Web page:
Built environment plays Cinderella at the Carbon Ball
By Tina Perinotto
So the mining lobby wins again. The Carbon Pollution Reduction Scheme, flawed and ineffectual as it may be, set back another year. Make no mistake, the enemy here is the coal lobby. And its cohorts in the fossil fuel industry.
Left out of the spotlight for serious action is the built environment, capable of delivering $38 billion a year in savings by 2050 – and the tax payer footing the bill to compensate the big emitters.
Oh and the other big loser is the Australian public, the people who voted for Kevin Rudd because he made some great noises about climate change. Rudd might be wise to heed the Greens who say their offices have been flooded with inquiries from people asking how they can register a protest. With a double dissolution making the news items, they might not have long to wait to find out.
On the packed-out political agenda in the last week or so was also the Senate Select Committee on Climate Policy inquiry, which again heard about how important the building sector was and the meeting of the Coalition of Australian Governments (COAG) which took some good steps forward, but not nearly enough, according to the sustainable property and energy people. See Lynne Blundell’s extensive coverage on this.
Tom Roper, former Victorian politician and now president of the Australian Built Environment Council (ASBEC) was in Canberra for the action to point to the greenhouse gas savings of 60 million tonnes a year achievable by 2030 from buildings.
Romilly Madew of the Green Building Council gave her evidence in Brisbane, but in the corridors of power in the capital Roper might have bumped into Peter Szental wearing his Energy Efficiency Council hat, or Maria Atkinson, green globe trotter for Lend Lease and Che Wall of Lincolne Scott.
Atkinson and Wall used their chance to to give evidnece of climate change to show how the efficient building scheme outlines how the building sector could shave 40-50 per cent off its emissions – that’s half of the 23 per cent of all emissions that the government says the built sector is responsible for.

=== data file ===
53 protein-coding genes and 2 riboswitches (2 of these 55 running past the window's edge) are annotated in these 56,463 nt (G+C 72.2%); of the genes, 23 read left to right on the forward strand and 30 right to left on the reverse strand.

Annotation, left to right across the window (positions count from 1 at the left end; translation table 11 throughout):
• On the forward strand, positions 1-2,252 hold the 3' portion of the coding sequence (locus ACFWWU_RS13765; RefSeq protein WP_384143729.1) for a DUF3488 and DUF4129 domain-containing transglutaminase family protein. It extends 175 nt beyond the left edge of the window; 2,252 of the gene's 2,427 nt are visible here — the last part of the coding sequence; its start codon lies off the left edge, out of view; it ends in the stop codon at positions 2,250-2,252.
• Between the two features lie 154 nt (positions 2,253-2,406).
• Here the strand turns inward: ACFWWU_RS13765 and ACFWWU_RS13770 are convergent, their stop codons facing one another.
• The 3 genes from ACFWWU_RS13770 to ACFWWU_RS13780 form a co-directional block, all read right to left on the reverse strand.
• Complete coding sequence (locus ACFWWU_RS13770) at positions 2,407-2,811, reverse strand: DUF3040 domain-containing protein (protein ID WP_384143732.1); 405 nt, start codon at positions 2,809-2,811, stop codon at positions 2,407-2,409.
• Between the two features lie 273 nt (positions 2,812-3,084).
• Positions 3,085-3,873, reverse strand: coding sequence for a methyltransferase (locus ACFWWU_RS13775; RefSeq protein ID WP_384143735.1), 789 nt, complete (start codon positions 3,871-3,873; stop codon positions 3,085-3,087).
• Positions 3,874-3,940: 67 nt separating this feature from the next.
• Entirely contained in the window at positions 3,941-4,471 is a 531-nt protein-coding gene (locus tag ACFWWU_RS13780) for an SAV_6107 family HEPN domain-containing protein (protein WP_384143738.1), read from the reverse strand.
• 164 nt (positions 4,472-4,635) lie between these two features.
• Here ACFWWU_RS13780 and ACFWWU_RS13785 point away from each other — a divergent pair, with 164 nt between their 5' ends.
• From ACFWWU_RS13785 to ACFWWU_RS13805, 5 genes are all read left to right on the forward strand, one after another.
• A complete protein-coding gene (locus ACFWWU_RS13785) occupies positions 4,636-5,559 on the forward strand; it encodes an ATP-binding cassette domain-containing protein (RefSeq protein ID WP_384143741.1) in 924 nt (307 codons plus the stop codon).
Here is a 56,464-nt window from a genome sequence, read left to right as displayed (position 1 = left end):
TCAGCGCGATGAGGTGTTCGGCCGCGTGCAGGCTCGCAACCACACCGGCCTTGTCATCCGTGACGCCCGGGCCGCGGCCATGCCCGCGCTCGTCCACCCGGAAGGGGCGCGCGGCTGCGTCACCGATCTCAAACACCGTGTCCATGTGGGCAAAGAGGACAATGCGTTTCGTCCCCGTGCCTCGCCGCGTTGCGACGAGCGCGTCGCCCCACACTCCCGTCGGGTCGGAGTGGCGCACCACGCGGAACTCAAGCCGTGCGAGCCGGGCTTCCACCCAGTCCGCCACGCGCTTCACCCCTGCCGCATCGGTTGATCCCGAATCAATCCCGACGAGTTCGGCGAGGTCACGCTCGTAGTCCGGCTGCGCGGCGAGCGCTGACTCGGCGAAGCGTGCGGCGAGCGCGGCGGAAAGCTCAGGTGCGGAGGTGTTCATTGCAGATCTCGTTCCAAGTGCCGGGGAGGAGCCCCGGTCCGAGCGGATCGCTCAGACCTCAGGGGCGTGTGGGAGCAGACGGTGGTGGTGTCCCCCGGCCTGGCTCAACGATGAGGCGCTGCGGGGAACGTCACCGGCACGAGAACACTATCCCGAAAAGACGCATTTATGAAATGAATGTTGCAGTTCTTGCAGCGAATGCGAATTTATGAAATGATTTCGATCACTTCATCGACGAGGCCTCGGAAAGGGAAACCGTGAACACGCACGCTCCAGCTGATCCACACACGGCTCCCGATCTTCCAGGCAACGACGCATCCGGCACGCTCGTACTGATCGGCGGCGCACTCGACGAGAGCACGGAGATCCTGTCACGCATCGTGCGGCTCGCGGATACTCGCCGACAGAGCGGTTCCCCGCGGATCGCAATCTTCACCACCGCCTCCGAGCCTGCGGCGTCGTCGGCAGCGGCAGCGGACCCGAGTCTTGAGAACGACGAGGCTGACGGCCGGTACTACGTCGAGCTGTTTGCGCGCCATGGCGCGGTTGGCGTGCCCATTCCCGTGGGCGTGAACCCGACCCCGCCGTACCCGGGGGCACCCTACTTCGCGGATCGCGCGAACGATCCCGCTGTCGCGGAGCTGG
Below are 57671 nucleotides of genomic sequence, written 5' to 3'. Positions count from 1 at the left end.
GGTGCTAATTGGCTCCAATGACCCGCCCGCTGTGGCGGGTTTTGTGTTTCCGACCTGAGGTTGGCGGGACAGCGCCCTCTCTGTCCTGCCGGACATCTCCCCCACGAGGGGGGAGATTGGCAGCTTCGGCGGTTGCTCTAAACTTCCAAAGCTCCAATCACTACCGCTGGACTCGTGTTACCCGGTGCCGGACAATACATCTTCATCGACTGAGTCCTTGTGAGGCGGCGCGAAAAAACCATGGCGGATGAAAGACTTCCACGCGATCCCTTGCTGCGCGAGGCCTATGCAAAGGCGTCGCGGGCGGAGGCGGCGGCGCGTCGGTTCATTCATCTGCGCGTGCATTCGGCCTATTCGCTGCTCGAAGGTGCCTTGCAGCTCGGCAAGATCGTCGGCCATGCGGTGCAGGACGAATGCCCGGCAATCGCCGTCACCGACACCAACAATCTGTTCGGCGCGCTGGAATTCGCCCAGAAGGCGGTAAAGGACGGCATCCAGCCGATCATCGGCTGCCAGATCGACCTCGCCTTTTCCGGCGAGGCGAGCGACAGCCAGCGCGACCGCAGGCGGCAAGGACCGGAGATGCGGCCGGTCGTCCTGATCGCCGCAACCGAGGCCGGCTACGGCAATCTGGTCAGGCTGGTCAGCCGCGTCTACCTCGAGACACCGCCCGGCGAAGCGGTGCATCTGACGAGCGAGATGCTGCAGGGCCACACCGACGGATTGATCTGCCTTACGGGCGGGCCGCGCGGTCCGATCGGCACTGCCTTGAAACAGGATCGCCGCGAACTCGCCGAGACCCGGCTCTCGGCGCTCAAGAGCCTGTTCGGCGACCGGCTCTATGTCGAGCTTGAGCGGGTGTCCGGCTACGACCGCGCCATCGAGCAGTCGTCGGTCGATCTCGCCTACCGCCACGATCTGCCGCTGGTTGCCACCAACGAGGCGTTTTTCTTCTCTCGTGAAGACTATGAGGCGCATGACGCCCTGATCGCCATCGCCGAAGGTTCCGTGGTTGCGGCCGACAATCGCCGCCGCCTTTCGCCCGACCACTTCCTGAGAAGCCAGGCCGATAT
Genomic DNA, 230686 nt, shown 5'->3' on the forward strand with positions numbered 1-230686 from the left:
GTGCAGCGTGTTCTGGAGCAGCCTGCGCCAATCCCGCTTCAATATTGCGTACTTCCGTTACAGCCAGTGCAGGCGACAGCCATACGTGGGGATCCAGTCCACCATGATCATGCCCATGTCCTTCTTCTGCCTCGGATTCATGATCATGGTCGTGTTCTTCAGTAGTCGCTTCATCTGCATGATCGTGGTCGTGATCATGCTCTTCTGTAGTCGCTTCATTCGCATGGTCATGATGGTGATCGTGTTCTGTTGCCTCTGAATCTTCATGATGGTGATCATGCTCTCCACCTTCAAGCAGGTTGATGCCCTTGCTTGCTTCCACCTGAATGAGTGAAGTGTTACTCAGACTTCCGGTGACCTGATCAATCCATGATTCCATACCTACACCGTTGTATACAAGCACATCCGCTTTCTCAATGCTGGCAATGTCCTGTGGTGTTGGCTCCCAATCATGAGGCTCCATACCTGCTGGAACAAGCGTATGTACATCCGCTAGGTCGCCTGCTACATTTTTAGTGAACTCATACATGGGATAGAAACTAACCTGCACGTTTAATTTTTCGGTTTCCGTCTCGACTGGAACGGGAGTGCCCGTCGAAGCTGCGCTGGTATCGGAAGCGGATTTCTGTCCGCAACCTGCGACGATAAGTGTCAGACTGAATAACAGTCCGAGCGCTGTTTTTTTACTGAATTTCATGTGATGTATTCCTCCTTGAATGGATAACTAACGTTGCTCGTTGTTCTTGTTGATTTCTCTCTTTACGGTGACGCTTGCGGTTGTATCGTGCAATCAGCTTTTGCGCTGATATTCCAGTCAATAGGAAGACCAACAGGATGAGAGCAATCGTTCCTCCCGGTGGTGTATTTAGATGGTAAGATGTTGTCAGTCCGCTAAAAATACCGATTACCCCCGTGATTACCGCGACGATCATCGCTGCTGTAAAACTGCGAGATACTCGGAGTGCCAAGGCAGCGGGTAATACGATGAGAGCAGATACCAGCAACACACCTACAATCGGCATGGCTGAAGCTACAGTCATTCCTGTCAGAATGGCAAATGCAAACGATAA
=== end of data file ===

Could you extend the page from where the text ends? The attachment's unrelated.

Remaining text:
Commercial buildings alone, responsible for 15 per cent or so of total emissions, according to government numbers, could chop 7.7 per cent from total emissions. Bingo, more than the government’s minimum 5 per cent emissions reductions achieved, they say. Without any political damage.
Instead, the word from Canberra was that the politicians behaved as if the existence of the building sector was news to them – not more than a poor Cinderella waiting to be discovered.
But we promised you an optimistic site, so read the interview with former Victorian politician, John Thwaites now holding a large number of roles in the sustainability field, who brings his “real” politician’s reading into the assessment on the CPRS.
Thwaites says that what’s important with CPRS is that it signals to businesses that their plans for the next five or 10 years need to be for a carbon constrained economy. The introduction of the CPRS may be delayed but the direction is set, he says.
Moving away from Canberra to the real world this is exactly what Grocon, the huge Melbourne based developer, was thinking when it announced the start of its “lab” style green building on the part of the Carlton brewery site in Melbourne. More good news.
Development manager David Waldren told TFE, Grocon was looking out to the other side of the recession when it decided to proceed, “at a million miles an hour” in the midst of the Global Financial Crisis.
According to Waldren, Grocon also had one eye trained on a counter-cyclical strategy and the other on the business and cost risk of a new carbon constrained economy that would emerge on the othe side of the GFC.
“Nobody can tell you accurately what the financial impost will be of the cost of a carbon constrained economy,” he says.
The best bet, Grocon reasoned, was to prepare. So Pixel came about, a small 1000 square metre carbon-neutral building that will hot-house the future of Grocon’s buildings.
And bring a lot of heart to like-minded enterprises intent on planning for further than next week.
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